SpaceX Could Earn $30 Billion Annually From Starlink, 10x Of Sending ISS Supplies – Elon Musk

Mar 9, 2020
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As opposed to the decades-old approach pioneered by the National Aeronautics and Space Agency (NASA) and its subcontractors in the defense industry, Elon Musk and SpaceX have managed to inject fresh optimism and enthusiasm in the space industry. The Hawthorne, California-based company has proven itself to be a strong player in the aerospace industry primarily due to its ability to reuse rockets.

This simple factor (not so simple, really) alone has let SpaceX bring down the cost of space travel significantly and allowed NASA a cheaper alternative to the decades-old Soyuz missions that the agency has had to rely on following the retirement of the space shuttle.

Today at the Sattelite2020, SpaceX's Chief Engineer and Chief Executive Officer Elon Musk took to highlight the company's progress with its current projects, including the construction of a super heavy-lift vehicle dubbed Starship and the company's plans to sent a constellation of high-speed broadband satellites up into space dubbed as Starlink.

SpaceX's Revenue For Broadband Services Provided By Starlink Might Touch $30 Billion Speculates Founder and Executive Elon Musk

SpaceX's plan to launch a constellation of satellites into space is a plan that's one-of-a-kind; both in terms of scale and in terms of the company actually planning to execute it. The company is the only entity that has the capability to manufacture the launch vehicles for these satellites and manufacture the satellites themselves. This combination results in a synergy that reduces complications arising out of different corporate entities needing to communicate with each other, and it also lets the company reduce costs for the operation as a whole due to all major for the project being conducted in-house.

At the Satellite2020, Mr. Musk shared his views on what he believes will be SpaceX's revenue stream from the project. Given the scale of its operations (building rockets requires massive amounts of capital investment), SpaceX continues to raise capital each year, and with these runs, the company naturally needs to demonstrate a stable revenue stream. This needs to be done not only to assuage any potential investor concerns but also to attract future investors.

As-per-Mr. Musk, SpaceX can earn $30 billion in revenue a year from Starlink, with this estimate being roughly 10 times what the company earns by launching satellites and payload to the International Space Station. The executive also believes that despite this figure, the revenue that SpaceX stands to earn from Starlink will not prove to be a threat to traditional telecommunications operators as the service will serve roughly 3% to 4% of the customers that traditional providers find most difficult to reach.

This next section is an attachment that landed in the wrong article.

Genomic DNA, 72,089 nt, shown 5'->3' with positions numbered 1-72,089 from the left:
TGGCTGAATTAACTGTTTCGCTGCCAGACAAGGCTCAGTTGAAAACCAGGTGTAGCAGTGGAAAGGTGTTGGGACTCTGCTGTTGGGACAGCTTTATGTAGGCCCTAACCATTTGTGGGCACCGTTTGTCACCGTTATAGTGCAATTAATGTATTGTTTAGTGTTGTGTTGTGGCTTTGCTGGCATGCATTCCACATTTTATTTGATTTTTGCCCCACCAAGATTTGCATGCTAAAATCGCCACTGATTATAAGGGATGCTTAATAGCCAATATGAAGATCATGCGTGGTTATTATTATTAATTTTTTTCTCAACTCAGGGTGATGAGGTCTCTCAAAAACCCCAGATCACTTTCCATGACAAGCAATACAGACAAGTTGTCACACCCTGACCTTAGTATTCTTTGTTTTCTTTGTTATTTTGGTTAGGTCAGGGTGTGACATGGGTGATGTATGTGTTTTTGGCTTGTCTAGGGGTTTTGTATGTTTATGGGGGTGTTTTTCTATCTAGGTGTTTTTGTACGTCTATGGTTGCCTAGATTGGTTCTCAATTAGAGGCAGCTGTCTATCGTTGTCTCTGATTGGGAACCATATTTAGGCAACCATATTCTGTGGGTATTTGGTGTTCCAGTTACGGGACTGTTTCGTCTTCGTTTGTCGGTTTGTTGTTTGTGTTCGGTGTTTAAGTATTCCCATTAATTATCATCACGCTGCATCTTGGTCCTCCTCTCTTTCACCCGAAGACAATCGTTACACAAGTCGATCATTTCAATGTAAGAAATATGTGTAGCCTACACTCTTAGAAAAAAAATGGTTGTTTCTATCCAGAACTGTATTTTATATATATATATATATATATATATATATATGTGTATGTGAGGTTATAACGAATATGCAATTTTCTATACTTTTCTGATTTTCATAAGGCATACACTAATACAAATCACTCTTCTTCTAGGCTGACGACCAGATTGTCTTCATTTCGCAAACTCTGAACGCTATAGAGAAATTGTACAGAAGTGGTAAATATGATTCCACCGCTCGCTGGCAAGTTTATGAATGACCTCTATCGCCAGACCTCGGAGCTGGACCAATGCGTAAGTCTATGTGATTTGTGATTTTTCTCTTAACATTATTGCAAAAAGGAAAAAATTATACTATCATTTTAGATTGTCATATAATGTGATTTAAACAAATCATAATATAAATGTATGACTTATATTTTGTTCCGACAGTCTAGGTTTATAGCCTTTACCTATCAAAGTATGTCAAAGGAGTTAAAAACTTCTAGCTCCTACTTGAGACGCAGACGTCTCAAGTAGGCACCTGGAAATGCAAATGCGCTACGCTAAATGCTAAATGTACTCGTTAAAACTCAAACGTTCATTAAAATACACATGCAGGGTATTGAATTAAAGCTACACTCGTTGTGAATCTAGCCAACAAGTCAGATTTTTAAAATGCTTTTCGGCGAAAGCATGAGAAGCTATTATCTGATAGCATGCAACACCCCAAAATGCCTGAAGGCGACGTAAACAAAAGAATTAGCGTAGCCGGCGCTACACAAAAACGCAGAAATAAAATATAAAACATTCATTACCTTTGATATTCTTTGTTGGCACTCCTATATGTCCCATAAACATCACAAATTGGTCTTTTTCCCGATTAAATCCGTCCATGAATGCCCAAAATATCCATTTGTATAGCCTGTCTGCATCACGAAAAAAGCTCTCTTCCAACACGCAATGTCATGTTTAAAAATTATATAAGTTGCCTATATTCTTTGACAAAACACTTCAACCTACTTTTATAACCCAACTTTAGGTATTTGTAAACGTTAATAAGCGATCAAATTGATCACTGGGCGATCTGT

SpaceX C.E.O. Mr. Elon Musk at the Satellite 2020; Livestream

Starlink revenue roughly ten times the order of magnitude of that earned through launching payloads, satellites - Elon Musk

Commenting on SpaceX's Chief Operating Officer and President Ms. Gwynne Shotwell's comments on splitting SpaceX and Starlink, and potentially placing the second entity up for public investing, Mr. Musk had a clear answer. When asked about the rationale behind separating the two and potential ramifications behind it, the executive cited the need to make Starlink financially viable as his primary objective behind the operation for the time being. His reply to the query was, "Zero", implying that SpaceX has no plans for the time being to go ahead with any such moves.

While Mr. Musk's revenue estimates mark an occasion when a SpaceX executive has commented publicly on potential earnings from Starlink, these are not the first of their kind. Investment bank Morgan Stanley, for its part, projects a revenue opportunity of roughly $34 billion from the project at the end of 2021. The bank then goes forward to grow this revenue stream to $88 billion at the end of 2043 - highlighting how extensive investment banks' discounted cash flow models are.

Mr. Musk also highlighted the difficulties of producing a rocket as opposed to designing it. He commented on the need to upgrade software stacks regularly, stating that keeping old stacks around is not efficient, and provided the example of his iPhone's software updates making it difficult for him to access his emails as one example of the need to update software regularly and to ensure that competent engineers are involved in its development.

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